There is an old story about two traveling monks who reached a town where there was a young woman who had arrived home from shopping and was waiting to step out of her horse-drawn carriage. It had been raining hard, and the rains had made deep puddles everywhere. The young woman couldn’t step out of the carriage without spoiling her beautiful clothes, so she stood there, looking very cross and impatient. She began yelling to her attendants to help her, but their hands were full of the packages that she had just purchased, so they couldn’t help her across the puddle. The younger monk noticed the woman, said nothing and walked by. The older monk quickly picked her up, put her on his back, and transported her across the water, putting her down on the other side. She didn’t thank the older monk; she just shoved him out of the way and departed. As they continued on their way, the young monk was brooding and preoccupied. After several hours, unable to hold his silence, he spoke out. “That woman back there was very selfish and rude, but you picked her up on your back and carried her! Then she didn’t even thank you!” “I set the woman down hours ago,” the older monk replied. “Why are you still carrying her?” (adapted from “Zen Shorts” by Jon J Muth.)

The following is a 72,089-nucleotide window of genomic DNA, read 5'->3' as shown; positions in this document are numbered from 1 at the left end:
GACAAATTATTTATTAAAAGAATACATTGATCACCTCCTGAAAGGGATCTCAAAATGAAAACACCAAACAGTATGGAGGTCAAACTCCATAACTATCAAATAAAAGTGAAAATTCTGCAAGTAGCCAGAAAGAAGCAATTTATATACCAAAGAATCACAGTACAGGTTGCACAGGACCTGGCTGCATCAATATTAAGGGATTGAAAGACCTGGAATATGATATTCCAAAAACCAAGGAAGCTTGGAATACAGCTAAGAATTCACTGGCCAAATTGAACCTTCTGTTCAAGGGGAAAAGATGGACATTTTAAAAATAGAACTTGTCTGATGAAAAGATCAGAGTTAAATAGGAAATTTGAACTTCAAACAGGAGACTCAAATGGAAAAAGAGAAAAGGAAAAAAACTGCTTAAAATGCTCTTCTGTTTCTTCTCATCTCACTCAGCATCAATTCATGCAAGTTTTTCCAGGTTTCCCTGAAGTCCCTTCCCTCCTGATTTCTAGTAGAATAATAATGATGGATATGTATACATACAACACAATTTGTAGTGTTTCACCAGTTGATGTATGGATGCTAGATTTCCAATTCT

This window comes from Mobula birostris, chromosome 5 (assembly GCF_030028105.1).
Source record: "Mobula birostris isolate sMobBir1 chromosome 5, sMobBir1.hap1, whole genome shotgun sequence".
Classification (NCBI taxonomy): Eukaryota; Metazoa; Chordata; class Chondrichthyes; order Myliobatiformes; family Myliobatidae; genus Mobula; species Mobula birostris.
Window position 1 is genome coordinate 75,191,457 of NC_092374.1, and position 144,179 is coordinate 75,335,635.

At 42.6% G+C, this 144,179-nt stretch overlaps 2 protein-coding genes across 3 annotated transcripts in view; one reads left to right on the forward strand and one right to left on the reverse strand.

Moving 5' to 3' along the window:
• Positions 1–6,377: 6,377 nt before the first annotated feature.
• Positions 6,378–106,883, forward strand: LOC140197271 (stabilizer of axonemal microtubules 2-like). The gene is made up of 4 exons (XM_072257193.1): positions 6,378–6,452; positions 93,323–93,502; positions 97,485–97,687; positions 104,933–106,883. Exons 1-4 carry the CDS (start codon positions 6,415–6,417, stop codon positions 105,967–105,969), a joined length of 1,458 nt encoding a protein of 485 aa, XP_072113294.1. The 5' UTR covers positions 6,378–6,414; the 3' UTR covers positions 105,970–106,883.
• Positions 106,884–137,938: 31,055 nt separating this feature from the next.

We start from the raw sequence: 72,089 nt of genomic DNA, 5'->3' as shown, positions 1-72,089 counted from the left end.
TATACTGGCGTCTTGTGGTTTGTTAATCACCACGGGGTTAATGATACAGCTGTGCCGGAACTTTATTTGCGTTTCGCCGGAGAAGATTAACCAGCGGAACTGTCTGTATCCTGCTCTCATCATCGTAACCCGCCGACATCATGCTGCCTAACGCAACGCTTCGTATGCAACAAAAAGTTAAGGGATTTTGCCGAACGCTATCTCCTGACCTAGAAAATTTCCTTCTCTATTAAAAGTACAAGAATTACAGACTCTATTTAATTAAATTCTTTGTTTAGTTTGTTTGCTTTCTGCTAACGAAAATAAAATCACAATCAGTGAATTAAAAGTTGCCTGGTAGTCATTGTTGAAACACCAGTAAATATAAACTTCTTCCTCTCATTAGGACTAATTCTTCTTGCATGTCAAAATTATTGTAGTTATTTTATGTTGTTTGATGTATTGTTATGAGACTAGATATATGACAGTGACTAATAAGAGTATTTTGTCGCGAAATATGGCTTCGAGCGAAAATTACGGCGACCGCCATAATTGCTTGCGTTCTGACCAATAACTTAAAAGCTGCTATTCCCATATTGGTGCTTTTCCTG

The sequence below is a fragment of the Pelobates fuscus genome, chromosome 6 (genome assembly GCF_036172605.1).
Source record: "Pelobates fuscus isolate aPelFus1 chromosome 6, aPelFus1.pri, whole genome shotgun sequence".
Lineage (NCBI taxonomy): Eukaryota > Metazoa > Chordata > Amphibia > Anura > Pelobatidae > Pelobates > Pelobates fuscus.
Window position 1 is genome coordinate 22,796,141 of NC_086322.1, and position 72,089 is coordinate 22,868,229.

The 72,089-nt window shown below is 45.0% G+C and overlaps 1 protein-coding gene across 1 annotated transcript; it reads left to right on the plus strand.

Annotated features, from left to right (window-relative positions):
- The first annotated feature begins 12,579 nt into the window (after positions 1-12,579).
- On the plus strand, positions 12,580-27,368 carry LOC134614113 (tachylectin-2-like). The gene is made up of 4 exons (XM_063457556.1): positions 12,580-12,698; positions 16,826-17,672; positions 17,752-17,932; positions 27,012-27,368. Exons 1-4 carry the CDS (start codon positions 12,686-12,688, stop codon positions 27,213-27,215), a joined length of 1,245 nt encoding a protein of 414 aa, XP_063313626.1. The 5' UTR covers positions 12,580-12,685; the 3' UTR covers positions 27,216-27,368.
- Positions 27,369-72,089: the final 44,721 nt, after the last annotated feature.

Friends it’s not only material things that fill our hand and our hearts and weigh us down. It’s also our feelings, our emotions, our relationships and the negativity that we allow in. And it doesn’t matter who you are, how much money you have or what you do for work. When we allow the things of this world; our possessions, our relationships, our opinions and our attitudes, to get between us and our faith. We quickly lose sight of what is truly important. Forget about worrying about eternal life, we lose sight of what matters in our everyday lives. And rather than leaning on Jesus and allowing the Holy Spirit to guide us, we get wound up in the clutter, and in the drama, and in the chaos and in the mess that is all around us.